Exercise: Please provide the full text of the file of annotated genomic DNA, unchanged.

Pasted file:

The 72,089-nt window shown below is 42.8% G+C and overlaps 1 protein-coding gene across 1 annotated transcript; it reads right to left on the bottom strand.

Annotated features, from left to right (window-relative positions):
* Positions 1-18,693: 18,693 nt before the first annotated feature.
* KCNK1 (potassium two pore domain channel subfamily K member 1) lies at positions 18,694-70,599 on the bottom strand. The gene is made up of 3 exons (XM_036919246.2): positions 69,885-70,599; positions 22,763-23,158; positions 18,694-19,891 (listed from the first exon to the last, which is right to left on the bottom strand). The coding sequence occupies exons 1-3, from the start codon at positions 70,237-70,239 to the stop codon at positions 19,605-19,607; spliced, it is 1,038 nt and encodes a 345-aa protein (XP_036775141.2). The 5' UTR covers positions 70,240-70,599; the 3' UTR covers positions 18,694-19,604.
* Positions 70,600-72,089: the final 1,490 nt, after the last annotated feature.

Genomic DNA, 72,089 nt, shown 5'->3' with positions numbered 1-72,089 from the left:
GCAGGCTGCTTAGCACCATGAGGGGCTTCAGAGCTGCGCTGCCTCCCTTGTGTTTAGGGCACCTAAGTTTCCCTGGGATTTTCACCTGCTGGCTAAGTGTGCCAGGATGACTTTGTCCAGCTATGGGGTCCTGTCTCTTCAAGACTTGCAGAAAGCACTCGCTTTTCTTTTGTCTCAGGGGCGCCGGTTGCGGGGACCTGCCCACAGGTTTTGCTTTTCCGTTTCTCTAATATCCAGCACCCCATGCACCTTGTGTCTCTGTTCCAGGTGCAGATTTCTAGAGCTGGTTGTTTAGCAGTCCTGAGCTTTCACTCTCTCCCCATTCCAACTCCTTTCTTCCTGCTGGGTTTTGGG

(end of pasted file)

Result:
The 72,089-nt window shown below is 42.8% G+C and overlaps 1 protein-coding gene across 1 annotated transcript; it reads right to left on the bottom strand.

Annotated features, from left to right (window-relative positions):
* Positions 1-18,693: 18,693 nt before the first annotated feature.
* KCNK1 (potassium two pore domain channel subfamily K member 1) lies at positions 18,694-70,599 on the bottom strand. The gene is made up of 3 exons (XM_036919246.2): positions 69,885-70,599; positions 22,763-23,158; positions 18,694-19,891 (listed from the first exon to the last, which is right to left on the bottom strand). The coding sequence occupies exons 1-3, from the start codon at positions 70,237-70,239 to the stop codon at positions 19,605-19,607; spliced, it is 1,038 nt and encodes a 345-aa protein (XP_036775141.2). The 5' UTR covers positions 70,240-70,599; the 3' UTR covers positions 18,694-19,604.
* Positions 70,600-72,089: the final 1,490 nt, after the last annotated feature.

Genomic DNA, 72,089 nt, shown 5'->3' with positions numbered 1-72,089 from the left:
GCAGGCTGCTTAGCACCATGAGGGGCTTCAGAGCTGCGCTGCCTCCCTTGTGTTTAGGGCACCTAAGTTTCCCTGGGATTTTCACCTGCTGGCTAAGTGTGCCAGGATGACTTTGTCCAGCTATGGGGTCCTGTCTCTTCAAGACTTGCAGAAAGCACTCGCTTTTCTTTTGTCTCAGGGGCGCCGGTTGCGGGGACCTGCCCACAGGTTTTGCTTTTCCGTTTCTCTAATATCCAGCACCCCATGCACCTTGTGTCTCTGTTCCAGGTGCAGATTTCTAGAGCTGGTTGTTTAGCAGTCCTGAGCTTTCACTCTCTCCCCATTCCAACTCCTTTCTTCCTGCTGGGTTTTGGG